Nov. 18 (Bloomberg) -- The automotive sector is replete with low-margin and no-margin enterprises that have excelled mainly -- from a financial perspective -- at eliciting groans of frustration from their shareholders.Towering above this crowd of unfortunates are a few outstanding performers, and at the top of that small group is Harman International Industries Inc., a maker of premium sound and information systems featured in BMW, Mercedes, Porsche, Lexus and other luxury automobiles.
Since its founding in 1953, Harman has contended with formidable stereo and electronics manufacturers. Now it faces new competition from mighty Microsoft Corp., which makes no secret of its intention to extend its dominance in computing from home and office to car.
Of the 476 publicly held U.S. companies with a market capitalization of more than $5 billion, Harman is the 10th best- performing stock over the last year, up 99.8 percent. During the last five years, Harman shares have averaged a 64 percent annual increase, far surpassing all relevant indexes.
For the last five years, by contrast, Bloomberg's Auto Parts/Equipment Index of 27 large suppliers lost an average 1.3 percent in price annually. In the last year, the index is up 12 percent, including reinvested dividends.
The most striking feature of Harman's financial performance has to be its earnings growth. In an era of unprecedented cost cutting, supplier consolidation and price deflation of new vehicles, Harman since 1999 has achieved average net-income growth of 135 percent annually.
Much of that increase may be attributed to Harman's ability to command premium prices for its Harman/Kardon, JBL, Mark Levinson, Becker and other car stereo brands, which often come equipped in luxury models with premium prices.
Significantly, Harman sits at the forefront of a digital revolution in vehicle information and sound systems. Stereos, navigation systems, car phones, DVD players and other devices typically have been connected by wiring harnesses and controlled mechanically. That's all changing, as physical connectors give way to integrated systems, rich with software programs.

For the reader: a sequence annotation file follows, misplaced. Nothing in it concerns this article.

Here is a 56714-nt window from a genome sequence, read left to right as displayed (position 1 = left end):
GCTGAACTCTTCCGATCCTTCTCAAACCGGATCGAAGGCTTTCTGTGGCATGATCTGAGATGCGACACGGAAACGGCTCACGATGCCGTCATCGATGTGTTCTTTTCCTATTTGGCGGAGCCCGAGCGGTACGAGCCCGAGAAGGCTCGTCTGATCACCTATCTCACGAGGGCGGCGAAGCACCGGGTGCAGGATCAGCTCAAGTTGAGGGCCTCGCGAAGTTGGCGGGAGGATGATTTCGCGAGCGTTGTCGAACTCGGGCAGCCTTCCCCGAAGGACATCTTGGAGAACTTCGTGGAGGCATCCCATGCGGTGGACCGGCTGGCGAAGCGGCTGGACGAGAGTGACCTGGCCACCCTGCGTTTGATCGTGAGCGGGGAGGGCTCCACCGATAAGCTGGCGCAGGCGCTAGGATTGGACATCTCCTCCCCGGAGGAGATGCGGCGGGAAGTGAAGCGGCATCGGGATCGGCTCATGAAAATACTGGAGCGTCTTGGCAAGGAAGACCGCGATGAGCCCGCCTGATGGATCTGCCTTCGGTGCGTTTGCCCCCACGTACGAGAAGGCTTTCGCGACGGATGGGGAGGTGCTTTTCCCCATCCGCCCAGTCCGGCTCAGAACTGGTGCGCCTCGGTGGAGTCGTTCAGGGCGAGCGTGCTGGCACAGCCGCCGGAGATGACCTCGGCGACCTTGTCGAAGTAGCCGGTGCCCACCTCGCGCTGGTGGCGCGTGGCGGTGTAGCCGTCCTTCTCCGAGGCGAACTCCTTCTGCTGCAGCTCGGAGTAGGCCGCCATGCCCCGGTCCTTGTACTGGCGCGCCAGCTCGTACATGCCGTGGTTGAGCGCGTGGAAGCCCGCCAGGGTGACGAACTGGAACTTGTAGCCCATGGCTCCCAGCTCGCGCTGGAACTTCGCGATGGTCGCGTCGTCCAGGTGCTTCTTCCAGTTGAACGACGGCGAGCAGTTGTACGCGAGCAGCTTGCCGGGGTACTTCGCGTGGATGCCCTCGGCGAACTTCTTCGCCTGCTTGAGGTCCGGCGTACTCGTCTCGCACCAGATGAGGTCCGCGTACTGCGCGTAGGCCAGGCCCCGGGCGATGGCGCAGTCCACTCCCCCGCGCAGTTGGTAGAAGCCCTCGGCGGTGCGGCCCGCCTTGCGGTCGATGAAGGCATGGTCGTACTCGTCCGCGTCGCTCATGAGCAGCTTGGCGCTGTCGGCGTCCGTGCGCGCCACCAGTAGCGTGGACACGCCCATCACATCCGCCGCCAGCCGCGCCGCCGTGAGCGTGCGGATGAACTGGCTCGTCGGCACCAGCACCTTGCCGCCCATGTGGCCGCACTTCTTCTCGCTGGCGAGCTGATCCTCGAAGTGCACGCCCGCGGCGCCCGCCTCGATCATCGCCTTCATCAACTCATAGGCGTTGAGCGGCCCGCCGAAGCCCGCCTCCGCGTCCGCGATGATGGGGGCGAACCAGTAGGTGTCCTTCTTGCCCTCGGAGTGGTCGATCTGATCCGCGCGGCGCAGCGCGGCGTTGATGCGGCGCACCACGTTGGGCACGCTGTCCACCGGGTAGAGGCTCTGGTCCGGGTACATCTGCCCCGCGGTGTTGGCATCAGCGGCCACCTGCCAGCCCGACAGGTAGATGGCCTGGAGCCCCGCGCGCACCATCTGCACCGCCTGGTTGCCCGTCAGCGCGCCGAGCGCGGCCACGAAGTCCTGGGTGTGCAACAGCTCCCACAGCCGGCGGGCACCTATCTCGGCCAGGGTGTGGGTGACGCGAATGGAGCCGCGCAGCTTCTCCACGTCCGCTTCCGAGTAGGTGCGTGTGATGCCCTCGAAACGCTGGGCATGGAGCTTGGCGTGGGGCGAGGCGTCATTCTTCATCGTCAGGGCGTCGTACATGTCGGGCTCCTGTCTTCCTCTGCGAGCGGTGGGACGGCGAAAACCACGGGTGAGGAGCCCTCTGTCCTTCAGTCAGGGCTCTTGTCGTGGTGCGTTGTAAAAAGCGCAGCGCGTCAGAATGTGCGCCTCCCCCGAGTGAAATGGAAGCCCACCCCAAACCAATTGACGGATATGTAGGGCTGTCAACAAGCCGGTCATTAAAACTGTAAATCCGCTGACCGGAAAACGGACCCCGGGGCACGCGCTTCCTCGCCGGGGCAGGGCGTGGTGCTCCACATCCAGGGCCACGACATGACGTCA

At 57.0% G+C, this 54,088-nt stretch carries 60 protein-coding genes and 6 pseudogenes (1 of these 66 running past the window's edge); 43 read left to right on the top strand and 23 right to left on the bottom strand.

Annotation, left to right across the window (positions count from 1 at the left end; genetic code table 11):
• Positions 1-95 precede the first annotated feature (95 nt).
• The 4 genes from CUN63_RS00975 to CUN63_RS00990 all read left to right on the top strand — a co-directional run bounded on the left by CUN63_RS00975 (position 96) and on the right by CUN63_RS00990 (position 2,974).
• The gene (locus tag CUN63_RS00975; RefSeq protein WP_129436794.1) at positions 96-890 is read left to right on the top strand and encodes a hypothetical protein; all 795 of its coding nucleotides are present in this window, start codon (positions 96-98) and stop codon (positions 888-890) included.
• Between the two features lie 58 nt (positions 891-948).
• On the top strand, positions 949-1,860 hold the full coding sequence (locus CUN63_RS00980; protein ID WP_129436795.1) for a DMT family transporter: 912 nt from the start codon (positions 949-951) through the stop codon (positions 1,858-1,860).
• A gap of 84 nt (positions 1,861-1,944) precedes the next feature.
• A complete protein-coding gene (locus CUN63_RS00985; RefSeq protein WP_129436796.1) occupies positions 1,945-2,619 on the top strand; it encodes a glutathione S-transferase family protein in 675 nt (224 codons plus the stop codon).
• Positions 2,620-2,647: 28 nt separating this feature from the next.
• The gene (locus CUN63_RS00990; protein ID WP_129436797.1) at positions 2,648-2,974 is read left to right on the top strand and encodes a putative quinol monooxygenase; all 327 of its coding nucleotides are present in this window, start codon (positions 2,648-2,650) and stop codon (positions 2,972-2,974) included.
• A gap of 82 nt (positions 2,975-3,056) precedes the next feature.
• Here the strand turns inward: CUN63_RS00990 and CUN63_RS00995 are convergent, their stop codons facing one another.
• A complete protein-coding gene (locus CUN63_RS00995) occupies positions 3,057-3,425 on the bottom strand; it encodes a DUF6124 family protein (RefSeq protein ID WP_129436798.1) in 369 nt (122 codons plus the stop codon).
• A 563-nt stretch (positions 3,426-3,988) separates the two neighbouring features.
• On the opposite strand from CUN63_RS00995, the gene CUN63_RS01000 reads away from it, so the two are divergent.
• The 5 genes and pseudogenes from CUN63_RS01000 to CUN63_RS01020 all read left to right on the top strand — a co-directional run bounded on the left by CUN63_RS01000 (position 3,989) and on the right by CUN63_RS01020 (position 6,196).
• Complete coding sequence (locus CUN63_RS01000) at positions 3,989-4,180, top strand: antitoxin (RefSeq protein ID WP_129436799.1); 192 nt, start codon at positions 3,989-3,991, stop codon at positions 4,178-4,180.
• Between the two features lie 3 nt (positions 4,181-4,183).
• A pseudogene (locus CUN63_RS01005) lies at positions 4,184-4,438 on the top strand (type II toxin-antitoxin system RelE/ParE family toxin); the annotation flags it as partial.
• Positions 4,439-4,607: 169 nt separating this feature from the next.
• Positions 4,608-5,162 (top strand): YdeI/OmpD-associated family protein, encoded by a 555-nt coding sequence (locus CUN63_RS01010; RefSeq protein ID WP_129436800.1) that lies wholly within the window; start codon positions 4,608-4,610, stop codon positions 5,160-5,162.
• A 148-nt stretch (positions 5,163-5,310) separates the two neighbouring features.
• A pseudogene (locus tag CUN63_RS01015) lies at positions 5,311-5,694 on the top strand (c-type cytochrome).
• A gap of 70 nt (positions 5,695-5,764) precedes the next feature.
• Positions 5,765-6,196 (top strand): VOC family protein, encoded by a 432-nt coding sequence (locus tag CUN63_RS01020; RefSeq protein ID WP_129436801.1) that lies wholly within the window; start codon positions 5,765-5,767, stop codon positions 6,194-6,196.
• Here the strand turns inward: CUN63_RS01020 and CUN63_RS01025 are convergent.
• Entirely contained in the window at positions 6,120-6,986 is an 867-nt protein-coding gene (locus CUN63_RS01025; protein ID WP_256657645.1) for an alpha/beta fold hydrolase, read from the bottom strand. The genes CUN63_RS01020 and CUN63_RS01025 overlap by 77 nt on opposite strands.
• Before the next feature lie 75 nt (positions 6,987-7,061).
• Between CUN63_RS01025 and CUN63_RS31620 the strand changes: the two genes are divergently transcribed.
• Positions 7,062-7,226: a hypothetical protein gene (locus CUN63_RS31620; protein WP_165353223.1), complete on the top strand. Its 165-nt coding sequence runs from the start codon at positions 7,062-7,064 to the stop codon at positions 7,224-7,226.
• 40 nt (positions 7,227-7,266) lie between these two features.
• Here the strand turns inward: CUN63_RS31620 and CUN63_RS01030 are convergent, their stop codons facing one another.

Just as personal computers have needed operating systems like Microsoft Windows and XP to control software programs, cars increasingly need them, too.
In the past three weeks, Harman's stock price jumped 13 percent following the Oct. 27 announcement that it intended to buy privately held QNX Software Systems Ltd. of Ottawa, Canada, for $138 million in cash. QNX makes the Neutrino operating system used by Harman and other automotive electronics manufacturers like Delphi Corp.
``QNIX represents absolute dependability, it's recognized universally as the ideal means of integrating infotainment applications in the vehicle,'' said Sidney Harman, 86, the company's chairman and co-founder.
Microsoft, which recently announced an alliance with Fiat, intends to battle QNIX and, therefore, Harman, for its dominant position in vehicle dashboards. ``Microsoft hasn't got the traction it wants because they've basically got a PC operating system,'' said Harman. Microsoft calls its system Windows Automotive.
Harman Has Delivered
With QNX now belonging to Harman, Microsoft may be able to approach competitors to Harman in car stereos that buy Neutrino and sell Windows Automotive as a substitute.
Harman's chairman doesn't believe his company is vulnerable. ``Of course the possibility is there to drop QNIX,'' he said. ``Nothing of significance has been lost in part because our assurances of an intellectual firewall we've set up to protect QNIX clients from us.''
Meantime, new opportunities are opening abroad.
``The Asian vehicle market is critical to us,'' he said, ``and I'm very optimistic that it will begin to occur, and within the next six months.''
As for the booming price of Harman's shares, which already have exceeded the expectations of the most optimistic equity analysts, he said: ``What you're seeing is a company that six years ago laid out a schematic of what it was going to do and has delivered quarter after quarter.''
Of the seven equity analysts who follow Harman, five rate the stock as a ``buy'' and two recommend ``hold.'' Yesterday, Moody's raised its outlook to ``positive'' on $375 million of Harman unsecured debt, rated Baa3, citing rising profit margins and other factors.
Automobiles are coming loaded with more and more electronic features, such as Bluetooth. That's a wireless protocol that allows hands-free operation of a cell phone through a vehicle's audio system, a safety and convenience enhancement.
Saab is developing a ``workload manager'' that can figure out when a driver is too busy braking or turning to answer the phone safely, and switches incoming calls to voicemail.
Harman International shareholders are reaping prodigious rewards for their company's success at keeping itself at the center of digital technology inside vehicles. As Microsoft raises its sites, that success will be tougher to maintain.
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